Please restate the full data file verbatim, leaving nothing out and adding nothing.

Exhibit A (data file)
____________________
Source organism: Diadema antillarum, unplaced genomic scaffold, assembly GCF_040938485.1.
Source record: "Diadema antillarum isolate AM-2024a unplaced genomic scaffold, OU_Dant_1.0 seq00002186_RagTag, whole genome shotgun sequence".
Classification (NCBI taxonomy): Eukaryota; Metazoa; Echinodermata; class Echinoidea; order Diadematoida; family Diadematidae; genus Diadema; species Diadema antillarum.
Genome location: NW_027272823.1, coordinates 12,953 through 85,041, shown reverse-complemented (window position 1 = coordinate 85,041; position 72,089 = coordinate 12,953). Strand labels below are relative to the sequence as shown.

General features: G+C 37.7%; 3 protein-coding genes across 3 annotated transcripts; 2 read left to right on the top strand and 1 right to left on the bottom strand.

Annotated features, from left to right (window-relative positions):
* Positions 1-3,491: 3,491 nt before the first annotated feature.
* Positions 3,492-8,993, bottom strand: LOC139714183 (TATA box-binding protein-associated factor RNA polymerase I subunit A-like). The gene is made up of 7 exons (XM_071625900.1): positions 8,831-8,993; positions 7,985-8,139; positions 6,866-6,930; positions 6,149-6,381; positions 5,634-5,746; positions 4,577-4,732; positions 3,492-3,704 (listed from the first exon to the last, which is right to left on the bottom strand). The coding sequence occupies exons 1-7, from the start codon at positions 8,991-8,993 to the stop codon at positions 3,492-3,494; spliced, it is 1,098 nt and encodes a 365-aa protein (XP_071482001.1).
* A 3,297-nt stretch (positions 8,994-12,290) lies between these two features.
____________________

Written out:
Source organism: Diadema antillarum, unplaced genomic scaffold, assembly GCF_040938485.1.
Source record: "Diadema antillarum isolate AM-2024a unplaced genomic scaffold, OU_Dant_1.0 seq00002186_RagTag, whole genome shotgun sequence".
Classification (NCBI taxonomy): Eukaryota; Metazoa; Echinodermata; class Echinoidea; order Diadematoida; family Diadematidae; genus Diadema; species Diadema antillarum.
Genome location: NW_027272823.1, coordinates 12,953 through 85,041, shown reverse-complemented (window position 1 = coordinate 85,041; position 72,089 = coordinate 12,953). Strand labels below are relative to the sequence as shown.

General features: G+C 37.7%; 3 protein-coding genes across 3 annotated transcripts; 2 read left to right on the top strand and 1 right to left on the bottom strand.

Annotated features, from left to right (window-relative positions):
* Positions 1-3,491: 3,491 nt before the first annotated feature.
* Positions 3,492-8,993, bottom strand: LOC139714183 (TATA box-binding protein-associated factor RNA polymerase I subunit A-like). The gene is made up of 7 exons (XM_071625900.1): positions 8,831-8,993; positions 7,985-8,139; positions 6,866-6,930; positions 6,149-6,381; positions 5,634-5,746; positions 4,577-4,732; positions 3,492-3,704 (listed from the first exon to the last, which is right to left on the bottom strand). The coding sequence occupies exons 1-7, from the start codon at positions 8,991-8,993 to the stop codon at positions 3,492-3,494; spliced, it is 1,098 nt and encodes a 365-aa protein (XP_071482001.1).
* A 3,297-nt stretch (positions 8,994-12,290) lies between these two features.